The last destination for our washi tour was Kyoto!
Kyoko Ibe, an author and artist widely recognized for her recycled paper installations, hosted us for our stay in Kyoto. Her studio is packed in every corner with washi, which is very fitting for Ibe-san! Last September, Ibe-san’s Washi Tales: The Paper Art of Ibe Kyoko exhibition opened at the LACMA followed by a performance based off of her work. See my previous post about it here.
The following day, we visited Naoharu Usami, the 8th president of Usami Shutokudo. He gave us a new and in detail perception of conservation. Usami-san is a well established conservator and has had many years of restoration experience. His projects range from scriptures, books, mounted scrolls, to even artifacts from the imperial family. On the bottom right corner is an image of prepared Jin Shofu that had been fermenting for 10 years. It has a bit of a repulsive scent, but it wasn’t strong. They use aged Jin Shofu because the documents and artwork they are conserving are very valuable, old, and most likely going to be repaired again in the future. They want to preserve the artwork for many more years to come, so they make it easier for the next conservators. The aged Jin Shofu is weaker in adhesion, thus making it the perfect substance for their work.
He has an elaborate arrangement of various tools which are necessary for each and every step. He is also very enthusiastic when it comes to sharing with us where he purchases the tools. Usami-san also has an extensive keeping of quality handmade brushes from Tokyo in all the different sizes.
Usami-san showed us how he tears larger sheets of handmade washi to fill in the holes and damages made over the decades. He lines up the shape of the hole with the paper he will use to recreate the hole onto the paper, and draws it with a regular No. 2 pencil. He then rips the circle out of the paper carefully, and with tweezers he lines up the torn paper to the hole. He mentioned that he would even be up all night for a couple of days in a row to work on a project. Working at night gives him a sense of peacefulness and quietness that he can’t attain in the morning. Please keep up the great work Usami-san!
Some images of his most recent projects. The scroll was originally horizontal, but a previous conservator cut the image into sections and turned it into a vertical scroll. The image on the scroll is a story about the life of a Japanese monk.
Usami-san brought us to a temple with the most interesting traditional and outdoor restaurant for lunch. We received about 10 round red bowls and after finishing all of the contents we were able to stack them up like the Russian Matryoshka dolls.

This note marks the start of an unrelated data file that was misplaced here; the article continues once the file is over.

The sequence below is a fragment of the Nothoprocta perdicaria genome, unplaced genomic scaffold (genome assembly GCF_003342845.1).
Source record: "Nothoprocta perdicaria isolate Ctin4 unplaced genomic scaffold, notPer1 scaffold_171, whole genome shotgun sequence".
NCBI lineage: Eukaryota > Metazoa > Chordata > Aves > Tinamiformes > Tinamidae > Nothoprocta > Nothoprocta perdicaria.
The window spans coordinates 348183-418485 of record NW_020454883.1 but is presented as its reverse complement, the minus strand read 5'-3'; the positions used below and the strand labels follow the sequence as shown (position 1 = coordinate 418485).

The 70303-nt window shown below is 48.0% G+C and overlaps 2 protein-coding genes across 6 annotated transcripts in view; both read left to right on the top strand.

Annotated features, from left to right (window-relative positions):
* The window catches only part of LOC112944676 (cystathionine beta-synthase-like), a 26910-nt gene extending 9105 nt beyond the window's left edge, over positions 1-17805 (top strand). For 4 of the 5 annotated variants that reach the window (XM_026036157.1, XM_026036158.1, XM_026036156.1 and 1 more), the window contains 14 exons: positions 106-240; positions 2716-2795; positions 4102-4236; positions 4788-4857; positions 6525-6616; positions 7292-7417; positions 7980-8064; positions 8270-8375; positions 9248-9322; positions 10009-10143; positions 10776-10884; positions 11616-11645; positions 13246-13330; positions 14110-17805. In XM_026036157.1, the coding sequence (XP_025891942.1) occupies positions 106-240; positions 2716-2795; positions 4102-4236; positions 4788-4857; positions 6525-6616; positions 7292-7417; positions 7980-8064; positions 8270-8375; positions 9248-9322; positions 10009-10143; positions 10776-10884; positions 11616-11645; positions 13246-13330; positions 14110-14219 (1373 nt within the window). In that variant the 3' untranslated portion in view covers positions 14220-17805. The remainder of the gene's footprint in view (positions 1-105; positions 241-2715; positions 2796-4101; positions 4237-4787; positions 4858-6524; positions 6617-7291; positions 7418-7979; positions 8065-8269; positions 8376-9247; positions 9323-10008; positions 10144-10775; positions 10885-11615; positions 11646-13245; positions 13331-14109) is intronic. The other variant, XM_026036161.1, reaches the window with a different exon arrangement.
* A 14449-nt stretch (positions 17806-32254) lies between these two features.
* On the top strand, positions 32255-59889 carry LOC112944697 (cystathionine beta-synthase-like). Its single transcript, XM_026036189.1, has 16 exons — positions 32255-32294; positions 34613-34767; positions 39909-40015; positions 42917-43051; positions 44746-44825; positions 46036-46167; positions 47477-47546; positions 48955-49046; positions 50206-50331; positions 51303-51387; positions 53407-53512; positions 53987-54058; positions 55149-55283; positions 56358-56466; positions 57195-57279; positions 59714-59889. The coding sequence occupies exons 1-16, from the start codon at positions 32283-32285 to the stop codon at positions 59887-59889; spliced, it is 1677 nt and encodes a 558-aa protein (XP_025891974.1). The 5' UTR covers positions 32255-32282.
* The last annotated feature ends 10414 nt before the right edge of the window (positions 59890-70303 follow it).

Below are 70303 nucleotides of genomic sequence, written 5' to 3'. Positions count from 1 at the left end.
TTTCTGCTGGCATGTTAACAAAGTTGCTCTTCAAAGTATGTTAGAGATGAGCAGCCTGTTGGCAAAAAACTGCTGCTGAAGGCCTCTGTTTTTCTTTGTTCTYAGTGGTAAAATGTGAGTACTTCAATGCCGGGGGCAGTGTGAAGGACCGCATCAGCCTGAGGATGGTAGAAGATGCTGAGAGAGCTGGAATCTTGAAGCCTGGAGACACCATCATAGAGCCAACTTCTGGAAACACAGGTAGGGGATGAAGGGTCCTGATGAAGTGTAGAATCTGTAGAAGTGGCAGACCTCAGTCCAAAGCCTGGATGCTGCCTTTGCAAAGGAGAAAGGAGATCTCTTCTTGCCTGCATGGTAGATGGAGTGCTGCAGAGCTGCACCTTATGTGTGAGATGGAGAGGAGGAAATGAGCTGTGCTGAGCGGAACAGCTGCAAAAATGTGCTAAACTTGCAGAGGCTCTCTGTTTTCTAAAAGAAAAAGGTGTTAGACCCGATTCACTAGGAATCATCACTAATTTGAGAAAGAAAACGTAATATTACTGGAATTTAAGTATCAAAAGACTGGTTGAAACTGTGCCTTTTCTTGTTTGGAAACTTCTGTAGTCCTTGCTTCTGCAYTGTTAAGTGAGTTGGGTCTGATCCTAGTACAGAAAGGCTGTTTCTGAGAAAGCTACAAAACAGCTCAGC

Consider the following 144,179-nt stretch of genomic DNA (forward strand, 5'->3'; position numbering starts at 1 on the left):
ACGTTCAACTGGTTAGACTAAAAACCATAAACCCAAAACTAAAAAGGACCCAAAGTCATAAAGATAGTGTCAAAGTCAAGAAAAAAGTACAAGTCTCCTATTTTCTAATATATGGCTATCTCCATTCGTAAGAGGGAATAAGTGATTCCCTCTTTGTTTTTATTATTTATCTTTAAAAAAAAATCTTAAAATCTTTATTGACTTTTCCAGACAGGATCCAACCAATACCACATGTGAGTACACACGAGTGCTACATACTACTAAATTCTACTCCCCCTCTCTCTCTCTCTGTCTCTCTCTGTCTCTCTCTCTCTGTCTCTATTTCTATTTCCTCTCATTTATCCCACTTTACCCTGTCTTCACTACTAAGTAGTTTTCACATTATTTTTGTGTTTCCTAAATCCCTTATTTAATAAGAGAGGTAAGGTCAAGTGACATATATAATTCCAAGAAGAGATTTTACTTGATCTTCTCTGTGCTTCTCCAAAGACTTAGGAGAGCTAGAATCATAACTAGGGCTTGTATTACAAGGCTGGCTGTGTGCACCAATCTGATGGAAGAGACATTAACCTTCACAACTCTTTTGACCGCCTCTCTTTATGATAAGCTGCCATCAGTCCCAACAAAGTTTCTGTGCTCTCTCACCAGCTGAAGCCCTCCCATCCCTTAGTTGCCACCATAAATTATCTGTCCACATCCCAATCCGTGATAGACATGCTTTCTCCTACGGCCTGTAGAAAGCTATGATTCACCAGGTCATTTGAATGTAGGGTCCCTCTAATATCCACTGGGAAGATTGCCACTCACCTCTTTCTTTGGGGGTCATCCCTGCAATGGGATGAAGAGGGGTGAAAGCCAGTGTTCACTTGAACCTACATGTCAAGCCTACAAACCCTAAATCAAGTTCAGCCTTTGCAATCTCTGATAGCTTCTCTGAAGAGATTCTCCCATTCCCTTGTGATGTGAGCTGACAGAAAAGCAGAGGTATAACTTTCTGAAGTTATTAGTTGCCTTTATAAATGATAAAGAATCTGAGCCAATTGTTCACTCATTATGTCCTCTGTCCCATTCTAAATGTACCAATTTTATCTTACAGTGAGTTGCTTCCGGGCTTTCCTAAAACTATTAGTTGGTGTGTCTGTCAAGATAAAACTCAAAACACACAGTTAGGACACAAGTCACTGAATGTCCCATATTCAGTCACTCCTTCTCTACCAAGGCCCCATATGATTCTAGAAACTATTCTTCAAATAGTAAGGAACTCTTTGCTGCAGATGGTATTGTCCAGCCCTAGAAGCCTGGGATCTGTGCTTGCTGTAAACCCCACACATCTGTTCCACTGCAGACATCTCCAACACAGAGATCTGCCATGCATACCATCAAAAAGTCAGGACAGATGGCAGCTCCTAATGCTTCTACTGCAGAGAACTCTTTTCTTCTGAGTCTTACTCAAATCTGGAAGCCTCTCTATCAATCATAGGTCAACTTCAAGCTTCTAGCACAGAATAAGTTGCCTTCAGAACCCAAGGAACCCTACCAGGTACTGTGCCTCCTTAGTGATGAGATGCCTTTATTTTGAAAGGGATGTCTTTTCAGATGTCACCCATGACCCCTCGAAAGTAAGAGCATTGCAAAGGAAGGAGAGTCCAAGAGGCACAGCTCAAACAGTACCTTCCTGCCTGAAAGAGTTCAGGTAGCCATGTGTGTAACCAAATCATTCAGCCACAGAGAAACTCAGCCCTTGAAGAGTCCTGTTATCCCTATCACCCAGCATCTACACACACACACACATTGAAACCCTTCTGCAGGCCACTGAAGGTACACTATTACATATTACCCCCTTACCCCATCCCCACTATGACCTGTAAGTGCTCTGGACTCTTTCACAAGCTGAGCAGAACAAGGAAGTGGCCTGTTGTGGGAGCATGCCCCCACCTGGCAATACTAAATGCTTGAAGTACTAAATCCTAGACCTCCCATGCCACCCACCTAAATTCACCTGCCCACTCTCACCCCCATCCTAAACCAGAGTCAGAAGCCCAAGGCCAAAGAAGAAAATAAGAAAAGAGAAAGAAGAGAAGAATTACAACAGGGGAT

We walked under skinny luscious trees on moss lined paths to traditional tea rooms with lowered ceilings, and large halls looking out to gardens of multiple shades of green. We took our shoes off and wore complimentary house slippers and enjoyed the zen view of the garden while taking a break from the heat. The grass, shrubs, and even the moss have a sense of wild growth within them, but it is apparent that there are many workers daily who keep everything under control. We also had a temple dessert, which is the image in the top right corner. It was just the most perfect little snack of grilled mochi that had been topped with ground kinako (soybean flour), and drizzled with a sweet but light white miso paste. Accompanied with cold tea, it was divine!
We also stopped by a Kara Kami studio. Kara Kami is Japanese decorative wood block printed paper. They make custom orders for byobu’s, window’s, shoji screen’s, wall paper, and just about anything that can use paper. They even make postcards with various prints and colors!
Each of their wood block’s are hand carved and designed special for them. To print larger sized paper, they use the same technique as wallpaper. With the sharpest precision, they tile the print with the single carved wood block. Knowing how horrible I am with measuring and perfectly lining up images, my heart was beating out of my chest while they were demonstrating! He worked swiftly and even continued to chat with us while printing, I was very nervous that his image wouldn’t come out lined up and he might’ve blamed us for the distraction, but he was simply amazing at his work. It came out perfect each time, and they hang the papers to air dry.
They were also very nice enough to let us try out a small piece of print! When we arrived they were starting at the first step of boiling and mixing the glue-like ink substance that is used for the printing. We have the pat the ink onto the surface of the wood block carefully, then lay the paper on top and press down evenly so that it prints every detail. In my opinion, this was the hardest task we were asked to do on the washi tour! Thankfully, our papers were small in size so we only had to print once.
Later that night we sent Yuki back to Tokyo, and the next morning it was already time for me to leave Japan! I had a mini adventure getting from Kyoto to Tokyo by bullet train, but after 2 weeks of constant train hopping it eased me into figuring it out on my own. But, of course, I was very sad parting with Japan. It was a bittersweet ending to the perfect washi tour and I had learned a lot about washi, which I am excited to have been able to bring back with me to the states!